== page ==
It’s a lot easier to make yourself a powerful speaker than you might imagine.
And power—in terms of the dynamism of your platform skills—matters greatly in the world of business speeches and presentations.
You may be the world’s foremost authority on your subject. Yet when it comes to public speaking and persuading audiences, you'll be measured as much on your performance as your knowledge or expertise.
Political consultant Roger Ailes understood the juncture of self and message well, when he titled his 1988 public speaking book You Are the Message.
In plain terms, your audiences will equate your message with you. And that’s a good thing. Otherwise, you could simply send out a blast e-mail of your speech and no one would have to show up—including you.
Develop Powerful Presentation Skills
So from today on, think in terms of the “speaking version” of you: the essence of you talking about your subject area. That’s the person your audiences will find interesting.
In other words, it’s not enough just to be who you are when you present. You have to construct a performance version of yourself. That requires marrying your honesty and truthfulness about your message, to some simple but powerful presentation skills.
Here are three areas of speech performance to keep in mind in this regard:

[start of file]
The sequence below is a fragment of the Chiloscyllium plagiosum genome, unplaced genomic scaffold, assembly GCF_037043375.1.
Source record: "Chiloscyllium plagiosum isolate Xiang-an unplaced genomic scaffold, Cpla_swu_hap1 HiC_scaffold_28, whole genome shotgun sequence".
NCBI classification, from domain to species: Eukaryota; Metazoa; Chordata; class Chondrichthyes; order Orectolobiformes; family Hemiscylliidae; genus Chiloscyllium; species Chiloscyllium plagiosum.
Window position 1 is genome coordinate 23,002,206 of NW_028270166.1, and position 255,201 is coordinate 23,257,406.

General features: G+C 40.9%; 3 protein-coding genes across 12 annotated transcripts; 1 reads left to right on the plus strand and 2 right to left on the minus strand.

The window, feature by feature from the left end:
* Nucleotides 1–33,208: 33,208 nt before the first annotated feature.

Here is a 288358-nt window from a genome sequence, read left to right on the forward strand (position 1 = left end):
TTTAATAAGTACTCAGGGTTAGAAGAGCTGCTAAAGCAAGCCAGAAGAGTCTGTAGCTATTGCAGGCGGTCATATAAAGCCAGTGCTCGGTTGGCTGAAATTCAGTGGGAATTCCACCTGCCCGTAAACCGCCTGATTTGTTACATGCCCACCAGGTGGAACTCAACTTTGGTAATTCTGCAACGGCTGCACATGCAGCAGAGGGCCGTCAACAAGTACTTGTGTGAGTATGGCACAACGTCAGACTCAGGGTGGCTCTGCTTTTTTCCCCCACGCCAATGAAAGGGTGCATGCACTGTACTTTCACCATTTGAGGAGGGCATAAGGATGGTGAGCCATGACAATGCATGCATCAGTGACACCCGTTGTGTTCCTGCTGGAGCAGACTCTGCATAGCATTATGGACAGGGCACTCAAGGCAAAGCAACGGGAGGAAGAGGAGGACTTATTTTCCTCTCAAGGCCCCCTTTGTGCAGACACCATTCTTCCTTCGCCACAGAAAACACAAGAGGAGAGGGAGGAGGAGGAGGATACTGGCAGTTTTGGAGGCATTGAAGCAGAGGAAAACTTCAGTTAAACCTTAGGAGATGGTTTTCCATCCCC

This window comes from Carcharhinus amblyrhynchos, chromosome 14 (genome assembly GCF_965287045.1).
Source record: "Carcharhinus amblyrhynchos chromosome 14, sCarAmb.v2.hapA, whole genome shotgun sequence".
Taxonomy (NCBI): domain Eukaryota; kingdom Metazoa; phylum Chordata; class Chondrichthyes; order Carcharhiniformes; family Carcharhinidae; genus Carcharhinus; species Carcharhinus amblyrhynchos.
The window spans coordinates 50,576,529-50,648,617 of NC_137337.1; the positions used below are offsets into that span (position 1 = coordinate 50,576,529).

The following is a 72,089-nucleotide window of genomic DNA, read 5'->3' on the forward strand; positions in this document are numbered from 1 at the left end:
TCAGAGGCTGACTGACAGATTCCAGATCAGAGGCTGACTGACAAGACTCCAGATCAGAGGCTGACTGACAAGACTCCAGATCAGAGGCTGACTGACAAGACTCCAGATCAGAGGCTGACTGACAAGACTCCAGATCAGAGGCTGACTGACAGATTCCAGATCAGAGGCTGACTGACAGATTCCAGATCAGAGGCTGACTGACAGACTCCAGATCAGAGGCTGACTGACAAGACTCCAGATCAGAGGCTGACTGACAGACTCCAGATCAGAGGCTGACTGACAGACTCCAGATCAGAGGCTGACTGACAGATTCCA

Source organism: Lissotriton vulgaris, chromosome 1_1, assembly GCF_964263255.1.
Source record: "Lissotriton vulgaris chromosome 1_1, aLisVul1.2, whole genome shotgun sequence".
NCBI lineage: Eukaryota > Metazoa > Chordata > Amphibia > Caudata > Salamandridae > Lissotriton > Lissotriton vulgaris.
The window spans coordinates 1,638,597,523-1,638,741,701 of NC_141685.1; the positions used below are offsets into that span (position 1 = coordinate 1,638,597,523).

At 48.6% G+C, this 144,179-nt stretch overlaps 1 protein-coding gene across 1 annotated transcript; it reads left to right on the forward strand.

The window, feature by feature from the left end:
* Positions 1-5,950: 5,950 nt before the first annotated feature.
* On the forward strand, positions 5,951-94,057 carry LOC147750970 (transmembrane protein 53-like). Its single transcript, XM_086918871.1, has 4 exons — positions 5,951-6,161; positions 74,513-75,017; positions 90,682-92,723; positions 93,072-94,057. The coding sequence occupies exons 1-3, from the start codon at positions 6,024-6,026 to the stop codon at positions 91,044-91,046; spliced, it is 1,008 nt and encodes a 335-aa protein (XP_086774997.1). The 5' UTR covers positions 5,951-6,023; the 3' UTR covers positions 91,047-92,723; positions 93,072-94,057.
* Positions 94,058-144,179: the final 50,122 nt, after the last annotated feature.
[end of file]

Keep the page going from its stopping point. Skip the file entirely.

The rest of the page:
1. Competence. Advertise your competence in everything you say and do. When you trust yourself and what you are saying, your audience will trust you. That’s the first step that allows them to invest you with presence and authority.
Every audience wants to feel that they’re in good hands. Make it easy for listeners to relax and trust that you are such a speaker. All it takes to start is for you to trust yourself.
Notice that I have used the word “trust” four times in those two short paragraphs. This is not a subtle hint.
2. Rapport. Find a way to identify with your audience’s values and experiences, and externalize the connection by what you say. Most listeners resist speakers whose background or known views are noticeably different from their own. Wherever you can, show that you and your listeners share common ground. Remember that our experiences, motivations and feelings unite all of us around the world far more than they divide us. Create an atmosphere in your presentations that fosters persuasion and believability.
And remember to be interesting! You can judge this yourself in your practice sessions. If you’re looking forward to just getting this painful experience over with, your audience will, too.
3. Delivery. Every audience arrives with preconceptions about a speaker. They may have nothing to do with you personally, but be tied to the topic, organization, or viewpoint you represent.
You need to show that you can “deliver” on the implied promise of your presentation, i.e., that it will be worth spending time and effort to listen to. That’s what delivery means in this respect. When you give your speech dynamically and with conviction, you’ll be “delivering” the goods!
Credibility resides in speakers who appear confident and committed. And of course, there’s simply no substitute for enthusiasm. Embody your arguments with an energetic delivery, and you’ll go a long way toward positively changing the thinking and behavior of your audience.